Meanwhile, we don’t see much growth in any of the original characters, either. Gale remains Katniss’s good friend, and his willingness to run away with her, as he would have in book 1. Katniss’s mother plays a slightly bigger role than in book 1, but mostly she’s just patching up the wounded, so she doesn’t get much focus. Prim is much more mature and helps her mother take care of the wounded, although Katniss mentioned that Prim already did that in the past. And the other side characters are barely seen throughout the book at all. So, we’ve got the old characters only being in the first part of the book and barely getting developed at all, and then there are the contestants who appear throughout the latter two parts of the book but not getting developed much either. I really thought the author would do something with Cinna, but I guess she was just out of ideas for how to use him and just killed him off. I mean, what’s the point of having so many unique side characters if you’re not going to give them their own separate side arcs and/or develop them as characters?
The only new character that changes at least a little bit is Finnick. He’s on pretty much every single page in part 3, as he sticks around Katniss from the very start. In the arena, we learn that he’s not really the perfect, handsome supermodel Panem sees him as, but a regular human with very human flaws and emotions. But come on, that was a little obvious. Really, Catching Fire could have easily introduced and developed a whole bunch of new characters while developing the old ones further. But it didn’t. So I give the characters a C+.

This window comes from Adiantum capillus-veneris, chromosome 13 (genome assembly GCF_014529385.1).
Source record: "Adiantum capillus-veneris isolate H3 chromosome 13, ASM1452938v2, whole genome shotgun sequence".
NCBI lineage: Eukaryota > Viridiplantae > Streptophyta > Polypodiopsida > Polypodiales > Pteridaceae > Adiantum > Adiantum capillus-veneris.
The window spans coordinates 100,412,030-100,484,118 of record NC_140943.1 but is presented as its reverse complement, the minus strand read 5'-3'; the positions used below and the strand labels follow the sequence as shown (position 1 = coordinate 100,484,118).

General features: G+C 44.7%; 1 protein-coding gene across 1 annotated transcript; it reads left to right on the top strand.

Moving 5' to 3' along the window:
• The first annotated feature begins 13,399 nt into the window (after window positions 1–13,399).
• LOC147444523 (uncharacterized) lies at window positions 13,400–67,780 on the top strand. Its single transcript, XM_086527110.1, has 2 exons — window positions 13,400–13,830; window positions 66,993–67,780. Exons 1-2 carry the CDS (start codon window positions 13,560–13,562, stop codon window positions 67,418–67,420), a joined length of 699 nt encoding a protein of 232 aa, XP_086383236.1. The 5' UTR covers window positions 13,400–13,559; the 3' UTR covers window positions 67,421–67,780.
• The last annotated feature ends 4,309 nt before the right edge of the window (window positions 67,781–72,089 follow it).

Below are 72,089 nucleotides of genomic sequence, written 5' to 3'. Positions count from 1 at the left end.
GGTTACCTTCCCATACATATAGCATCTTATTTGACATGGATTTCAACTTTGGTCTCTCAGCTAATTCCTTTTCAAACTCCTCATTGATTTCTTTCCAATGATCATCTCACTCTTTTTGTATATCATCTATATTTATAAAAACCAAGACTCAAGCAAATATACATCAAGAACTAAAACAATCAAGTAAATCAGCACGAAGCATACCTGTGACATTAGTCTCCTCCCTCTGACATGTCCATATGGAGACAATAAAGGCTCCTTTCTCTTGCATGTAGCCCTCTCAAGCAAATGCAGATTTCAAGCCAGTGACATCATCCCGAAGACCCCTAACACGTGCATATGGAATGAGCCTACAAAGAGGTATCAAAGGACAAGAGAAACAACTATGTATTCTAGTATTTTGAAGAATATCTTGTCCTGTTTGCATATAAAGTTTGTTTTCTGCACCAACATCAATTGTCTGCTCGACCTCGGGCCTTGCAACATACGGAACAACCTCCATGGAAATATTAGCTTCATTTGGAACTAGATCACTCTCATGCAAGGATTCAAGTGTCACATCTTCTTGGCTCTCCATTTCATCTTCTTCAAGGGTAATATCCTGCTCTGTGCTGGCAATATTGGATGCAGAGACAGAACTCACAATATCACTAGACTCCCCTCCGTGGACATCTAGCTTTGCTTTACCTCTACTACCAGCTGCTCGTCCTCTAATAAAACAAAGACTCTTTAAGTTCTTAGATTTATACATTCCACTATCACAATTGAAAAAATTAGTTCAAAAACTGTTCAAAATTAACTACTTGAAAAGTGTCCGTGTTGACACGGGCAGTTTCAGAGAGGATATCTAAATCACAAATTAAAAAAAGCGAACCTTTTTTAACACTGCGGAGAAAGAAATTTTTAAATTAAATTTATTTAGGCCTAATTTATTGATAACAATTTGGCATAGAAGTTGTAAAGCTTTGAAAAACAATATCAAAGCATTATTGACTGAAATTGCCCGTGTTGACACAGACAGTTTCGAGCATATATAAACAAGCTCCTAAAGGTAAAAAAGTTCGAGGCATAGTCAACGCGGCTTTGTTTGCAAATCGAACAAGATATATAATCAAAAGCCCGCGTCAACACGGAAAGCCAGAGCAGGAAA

Really, Catching Fire had a buttload of potential just waiting to burst out and not only make up for the mistakes in the first book but take the good things from the first book and expand and develop it while introducing plenty of new characters. Instead, it continues the two worst story arcs from book one, stuffs 90% of the action scenes into the last part, and develops almost none of the characters. C-tier. Just… C-tier. Seriously, I don’t care how many people love this series, this book is horrible and it deserves to be in C-tier, and be thankful I didn’t put you any lower.